First Nations men worked mostly as fishermen and the women worked mostly in the canneries. Some men also worked on the canning lines. Some women were also employed as 'boat pullers' whose job it was to row and manoeuvre the boat while the fisherman handled the net. Both men and women were employed to mend fishing nets. Since whole families arrived for work at the canneries, there were plenty of children around. Older ones were given simple tasks on the canning line or in the can loft while the younger ones stayed with their mothers during the working day. Many mothers strapped their babies to their backs while washing fish and filling cans.
Fishing and cannery work began in June and ended in September and at seasons end the First Nations crews packed up their belongings and left Steveston, heading either for home or to find harvesting work on farms.
Katzie First Nation fisherman, Cyril Pierre recalled his early childhood at the canneries along the Fraser River:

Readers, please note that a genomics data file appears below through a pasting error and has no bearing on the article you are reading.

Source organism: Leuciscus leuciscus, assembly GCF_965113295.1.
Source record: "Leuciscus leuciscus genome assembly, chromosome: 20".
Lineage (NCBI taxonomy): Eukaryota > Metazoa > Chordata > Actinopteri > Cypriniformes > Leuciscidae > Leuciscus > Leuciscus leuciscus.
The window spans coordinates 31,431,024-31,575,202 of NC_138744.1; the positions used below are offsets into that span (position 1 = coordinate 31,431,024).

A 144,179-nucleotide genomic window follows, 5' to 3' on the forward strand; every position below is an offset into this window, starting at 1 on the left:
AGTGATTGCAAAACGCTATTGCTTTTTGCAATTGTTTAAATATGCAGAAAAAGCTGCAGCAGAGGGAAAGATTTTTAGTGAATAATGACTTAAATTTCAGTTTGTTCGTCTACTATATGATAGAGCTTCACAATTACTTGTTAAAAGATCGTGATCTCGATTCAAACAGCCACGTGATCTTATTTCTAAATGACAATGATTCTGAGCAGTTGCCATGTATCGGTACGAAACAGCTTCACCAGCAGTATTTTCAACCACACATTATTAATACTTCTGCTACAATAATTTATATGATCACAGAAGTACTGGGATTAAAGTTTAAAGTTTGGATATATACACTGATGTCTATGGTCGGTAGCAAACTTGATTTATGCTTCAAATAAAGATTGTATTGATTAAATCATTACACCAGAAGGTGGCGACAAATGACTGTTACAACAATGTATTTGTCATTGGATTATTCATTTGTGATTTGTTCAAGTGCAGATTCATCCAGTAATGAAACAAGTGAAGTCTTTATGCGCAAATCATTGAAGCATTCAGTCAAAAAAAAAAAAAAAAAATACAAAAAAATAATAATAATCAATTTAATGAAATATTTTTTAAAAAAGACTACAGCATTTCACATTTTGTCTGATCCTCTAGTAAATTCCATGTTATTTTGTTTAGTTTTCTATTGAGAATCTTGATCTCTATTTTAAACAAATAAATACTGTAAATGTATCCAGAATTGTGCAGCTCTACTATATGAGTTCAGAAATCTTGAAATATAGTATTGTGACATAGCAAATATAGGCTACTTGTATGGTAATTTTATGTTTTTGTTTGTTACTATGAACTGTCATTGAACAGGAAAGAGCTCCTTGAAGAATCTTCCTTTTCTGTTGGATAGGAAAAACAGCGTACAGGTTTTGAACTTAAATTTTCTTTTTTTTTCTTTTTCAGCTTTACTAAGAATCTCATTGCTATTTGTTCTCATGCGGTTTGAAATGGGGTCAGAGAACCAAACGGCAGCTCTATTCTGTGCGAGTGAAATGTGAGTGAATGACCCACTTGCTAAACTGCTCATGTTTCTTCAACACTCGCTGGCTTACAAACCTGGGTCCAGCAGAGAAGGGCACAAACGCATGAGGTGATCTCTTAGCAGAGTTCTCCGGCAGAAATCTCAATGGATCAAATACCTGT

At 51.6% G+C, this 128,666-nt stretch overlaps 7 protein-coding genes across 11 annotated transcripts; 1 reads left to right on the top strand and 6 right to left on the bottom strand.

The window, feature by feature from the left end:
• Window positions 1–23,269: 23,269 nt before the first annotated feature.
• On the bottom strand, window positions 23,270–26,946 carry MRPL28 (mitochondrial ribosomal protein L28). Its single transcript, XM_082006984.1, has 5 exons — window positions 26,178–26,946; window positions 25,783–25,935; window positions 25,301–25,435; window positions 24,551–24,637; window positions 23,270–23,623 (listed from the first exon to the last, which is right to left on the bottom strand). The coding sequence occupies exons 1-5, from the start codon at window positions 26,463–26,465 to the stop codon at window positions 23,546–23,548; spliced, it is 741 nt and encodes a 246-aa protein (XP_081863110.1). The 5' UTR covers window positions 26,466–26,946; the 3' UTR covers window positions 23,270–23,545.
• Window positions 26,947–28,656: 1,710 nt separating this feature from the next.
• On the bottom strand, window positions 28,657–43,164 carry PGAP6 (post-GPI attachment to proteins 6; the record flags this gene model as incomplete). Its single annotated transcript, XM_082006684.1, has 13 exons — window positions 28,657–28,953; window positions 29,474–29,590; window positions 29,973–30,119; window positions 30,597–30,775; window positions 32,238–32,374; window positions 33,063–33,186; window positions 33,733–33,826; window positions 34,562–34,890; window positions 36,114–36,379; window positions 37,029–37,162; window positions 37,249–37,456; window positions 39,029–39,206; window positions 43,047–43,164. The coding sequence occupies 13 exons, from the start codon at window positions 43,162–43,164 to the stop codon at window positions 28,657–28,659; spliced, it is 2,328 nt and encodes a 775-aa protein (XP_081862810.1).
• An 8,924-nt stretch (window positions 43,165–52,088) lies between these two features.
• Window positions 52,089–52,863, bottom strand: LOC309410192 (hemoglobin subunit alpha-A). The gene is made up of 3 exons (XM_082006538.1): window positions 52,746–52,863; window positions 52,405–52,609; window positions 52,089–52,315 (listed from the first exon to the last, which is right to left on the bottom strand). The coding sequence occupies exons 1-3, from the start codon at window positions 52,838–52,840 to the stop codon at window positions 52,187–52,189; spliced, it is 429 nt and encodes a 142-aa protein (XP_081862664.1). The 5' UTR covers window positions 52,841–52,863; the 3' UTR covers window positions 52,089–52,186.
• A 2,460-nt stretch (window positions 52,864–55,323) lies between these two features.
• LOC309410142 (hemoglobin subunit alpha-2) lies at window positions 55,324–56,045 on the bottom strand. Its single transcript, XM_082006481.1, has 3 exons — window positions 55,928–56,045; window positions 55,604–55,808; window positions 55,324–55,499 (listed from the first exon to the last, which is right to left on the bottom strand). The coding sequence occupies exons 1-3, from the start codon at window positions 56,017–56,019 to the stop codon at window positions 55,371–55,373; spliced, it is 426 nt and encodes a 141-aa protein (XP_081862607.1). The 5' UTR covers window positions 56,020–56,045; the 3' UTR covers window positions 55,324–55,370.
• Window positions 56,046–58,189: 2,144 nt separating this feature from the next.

"We're from Barnston Island on the Fraser River and our family has been involved with the industry as far back as any of our family can remember... When we were little, like younger in our age, our mom used to work in the canneries when our dad was gone up north. And we used to live at a place called St. Mungo Cannery, just below New Westminster. And for a few years, I can barely remember, we lived in Steveston and our mother worked there and sometimes our dad worked at the net loft there. Our mom was a fish canner and net worker also. And they were very, very experienced at what they did with nets. They were hired all over the river... And it was mainly a summer job for our family. When the fishing season used to be over, roughly around the fall, maybe even after the summer, we used to travel by boat. My brothers used to have gas boats and they used to come down to the cannery and we'd load up what furniture we had, all the clothing we had, onto these boats and they would transport us up here to Barnston Island to our home."back